An American Jungian: In Honor of Edward F. Edinger, Edited by George R. Elder & Dianne D. Cordic - Inner City Books | Amazon

The Creation of Consciousness: Jung’s Myth for Modern Man, by Edward F. Edinger - Inner City Books | Amazon

The Mysterium Lectures: A Journey Through C.G. Jung’s Mysterium Coniunctionis, by Edward F. Edinger - Inner City Books | Amazon

The Aion Lectures: Exploring the Self in C.G. Jung’s Aion, by Edward F. Edinger - Inner City Books | Amazon

Science of the Soul: A Jungian Perspective, Edited by Daryl Sharp & J. Gary Sparks - Inner City Books | Amazon

The Path of Individuation

Jung coined the term “individuation,” but what is it? And how do we, for all practical purposes, individuate?

Here is Jungian analyst Dr. Ken James on that very subject:

Virtually every other school of psychology, especially depth psychology, that has given rise to a form of treatment has done so from the perspective of pathology – that there has to be a pathological situation, or state, that the person who is coming for the psychological work wants to be relieved of. And a test as to whether or not the given method of treatment works is whether or not the person’s symptoms are relieved.

Jung completely erased that perspective. I won’t even say that he changed it, he just obliterated it. Because for Jung, doing psychological work had to do with becoming whole. It «didn’t» have to do with ameliorating symptoms.

In fact for Jungians, what is called in other schools of psychology a symptom is considered to be a message that needs to be decoded, much as a dream or a slip of the tongue or a projection needs to be decoded. This is very important because whereas other schools of psychotherapy and analysis seek to cure, Jungian psychology teaches us that we have to understand.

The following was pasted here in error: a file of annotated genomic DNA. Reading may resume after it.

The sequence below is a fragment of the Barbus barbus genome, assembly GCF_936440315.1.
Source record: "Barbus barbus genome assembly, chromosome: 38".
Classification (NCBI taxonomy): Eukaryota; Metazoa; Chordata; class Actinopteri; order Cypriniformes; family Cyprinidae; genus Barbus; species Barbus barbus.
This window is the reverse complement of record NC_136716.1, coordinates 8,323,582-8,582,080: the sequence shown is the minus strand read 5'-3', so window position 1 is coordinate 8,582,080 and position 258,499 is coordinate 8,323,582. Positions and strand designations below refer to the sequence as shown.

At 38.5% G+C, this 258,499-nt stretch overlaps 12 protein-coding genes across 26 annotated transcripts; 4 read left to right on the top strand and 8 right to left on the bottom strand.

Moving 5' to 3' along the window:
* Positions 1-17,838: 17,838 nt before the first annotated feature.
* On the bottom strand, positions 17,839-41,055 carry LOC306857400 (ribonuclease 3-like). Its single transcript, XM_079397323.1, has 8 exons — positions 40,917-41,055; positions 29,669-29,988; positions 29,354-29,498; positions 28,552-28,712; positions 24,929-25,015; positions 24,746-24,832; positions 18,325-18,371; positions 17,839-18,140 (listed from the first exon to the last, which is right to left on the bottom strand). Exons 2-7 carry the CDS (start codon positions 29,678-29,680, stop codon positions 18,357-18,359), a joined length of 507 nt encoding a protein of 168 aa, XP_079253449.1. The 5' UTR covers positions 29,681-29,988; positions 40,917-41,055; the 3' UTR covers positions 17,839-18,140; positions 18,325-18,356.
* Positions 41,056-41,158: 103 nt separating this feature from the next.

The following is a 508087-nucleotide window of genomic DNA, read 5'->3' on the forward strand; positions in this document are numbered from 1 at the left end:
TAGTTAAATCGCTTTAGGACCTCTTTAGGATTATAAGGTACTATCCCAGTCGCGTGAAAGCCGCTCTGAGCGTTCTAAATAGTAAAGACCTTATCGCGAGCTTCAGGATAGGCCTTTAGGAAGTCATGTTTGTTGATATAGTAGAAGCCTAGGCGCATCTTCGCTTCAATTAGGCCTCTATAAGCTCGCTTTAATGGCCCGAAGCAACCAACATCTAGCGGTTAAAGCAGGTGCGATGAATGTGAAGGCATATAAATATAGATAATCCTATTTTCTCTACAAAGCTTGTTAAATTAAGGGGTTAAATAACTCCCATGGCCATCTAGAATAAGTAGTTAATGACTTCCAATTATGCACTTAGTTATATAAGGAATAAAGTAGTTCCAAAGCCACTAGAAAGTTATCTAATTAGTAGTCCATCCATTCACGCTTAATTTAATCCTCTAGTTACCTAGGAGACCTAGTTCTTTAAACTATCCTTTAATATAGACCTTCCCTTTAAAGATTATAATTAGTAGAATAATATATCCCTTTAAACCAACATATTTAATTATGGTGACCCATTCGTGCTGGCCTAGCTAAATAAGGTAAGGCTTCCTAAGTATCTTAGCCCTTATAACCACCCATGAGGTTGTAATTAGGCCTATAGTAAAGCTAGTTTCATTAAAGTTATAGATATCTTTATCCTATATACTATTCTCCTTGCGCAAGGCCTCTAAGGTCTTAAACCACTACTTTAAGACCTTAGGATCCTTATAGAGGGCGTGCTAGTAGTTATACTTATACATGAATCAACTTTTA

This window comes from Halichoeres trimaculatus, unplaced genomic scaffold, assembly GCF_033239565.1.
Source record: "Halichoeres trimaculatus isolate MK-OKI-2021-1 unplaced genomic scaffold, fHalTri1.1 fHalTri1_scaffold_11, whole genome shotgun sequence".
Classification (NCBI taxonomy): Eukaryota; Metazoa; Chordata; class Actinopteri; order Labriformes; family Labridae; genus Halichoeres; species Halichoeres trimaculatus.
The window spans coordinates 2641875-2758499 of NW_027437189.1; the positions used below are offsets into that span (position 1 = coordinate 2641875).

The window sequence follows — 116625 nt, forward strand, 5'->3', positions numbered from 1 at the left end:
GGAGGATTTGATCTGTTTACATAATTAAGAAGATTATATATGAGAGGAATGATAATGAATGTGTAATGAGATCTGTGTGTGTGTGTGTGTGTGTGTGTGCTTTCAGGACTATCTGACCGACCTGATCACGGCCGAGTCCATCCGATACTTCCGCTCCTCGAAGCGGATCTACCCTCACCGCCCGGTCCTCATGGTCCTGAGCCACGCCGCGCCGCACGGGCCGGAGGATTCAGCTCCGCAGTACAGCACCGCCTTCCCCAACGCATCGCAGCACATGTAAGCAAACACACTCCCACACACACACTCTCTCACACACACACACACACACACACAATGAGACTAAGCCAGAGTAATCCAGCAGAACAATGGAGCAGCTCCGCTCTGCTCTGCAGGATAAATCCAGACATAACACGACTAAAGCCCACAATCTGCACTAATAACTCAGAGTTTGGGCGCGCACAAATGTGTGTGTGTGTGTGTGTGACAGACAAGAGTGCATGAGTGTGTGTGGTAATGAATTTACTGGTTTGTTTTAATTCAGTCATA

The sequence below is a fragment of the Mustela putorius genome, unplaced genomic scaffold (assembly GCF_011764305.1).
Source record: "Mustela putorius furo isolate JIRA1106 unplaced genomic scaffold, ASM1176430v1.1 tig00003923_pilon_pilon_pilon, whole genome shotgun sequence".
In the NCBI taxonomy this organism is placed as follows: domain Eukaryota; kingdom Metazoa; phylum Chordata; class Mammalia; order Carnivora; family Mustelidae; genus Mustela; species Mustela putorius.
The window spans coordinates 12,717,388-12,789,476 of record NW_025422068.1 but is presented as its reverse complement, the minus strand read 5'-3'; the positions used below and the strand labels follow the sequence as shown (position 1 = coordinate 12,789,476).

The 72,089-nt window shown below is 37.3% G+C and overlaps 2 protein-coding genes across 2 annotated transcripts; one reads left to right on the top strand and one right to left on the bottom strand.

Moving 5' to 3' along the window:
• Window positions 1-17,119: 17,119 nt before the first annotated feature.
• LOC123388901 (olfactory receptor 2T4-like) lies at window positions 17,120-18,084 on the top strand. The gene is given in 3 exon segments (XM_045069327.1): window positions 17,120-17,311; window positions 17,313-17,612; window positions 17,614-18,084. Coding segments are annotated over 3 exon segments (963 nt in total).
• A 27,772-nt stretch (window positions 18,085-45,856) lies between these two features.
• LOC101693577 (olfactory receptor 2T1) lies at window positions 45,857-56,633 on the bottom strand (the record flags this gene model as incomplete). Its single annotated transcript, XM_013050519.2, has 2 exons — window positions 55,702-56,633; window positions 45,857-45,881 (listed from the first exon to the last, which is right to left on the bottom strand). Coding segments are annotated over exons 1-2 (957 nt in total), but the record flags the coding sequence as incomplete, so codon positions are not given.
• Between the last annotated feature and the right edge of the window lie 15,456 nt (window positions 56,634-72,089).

The goal is not cure, the goal is to become who we are UNDIVIDED. The term that Jung used to explain this is individuation. And in that term lies the secret of understanding Jungian psychology.…

Jung was very clear that what his psychology was attempting to do was to help people to become individuals, and that we actually «are» individuals and we have to work to bring all of the parts together. So, individuation is the process by which we come to the point where we recognize our divided state and then seek to ameliorate that situation.

Jung never taught – and there is no orthodox Jungian teaching – that when you finish a course of psychotherapy, or working on yourself for a finite amount of time, that you are then an individual and you’re done. Jung wasn’t even altogether clear that the process stopped with what we call death.

The fact is, individuation is a process. And what we can hope to do is engage in that process in a meaningful and deep way. … When people come to see me in analysis a fairly sensible question at the beginning is, ‘How long will this take?’ And I always get them because my answer is, ‘Well, if you’re lucky, all your life.’ And they kind of look like, oh god, he wants to put a wing on the house! And then I explain to them, ‘But you’re not always going to be seeing me, or necessarily anybody, all your life. But what we want to do is start a process by which you can engage in your life through the method of seeking meaning, and that process ought to continue all your life.’ That’s how we become individuals. That’s the path of individuation.

~Ken James, Ph.D., Jungian analyst, The Path is the Goal: Walking the Way of Individuation, C.G. Jung Institute of Chicago, 1997

Dr. James was our guest in Episode 45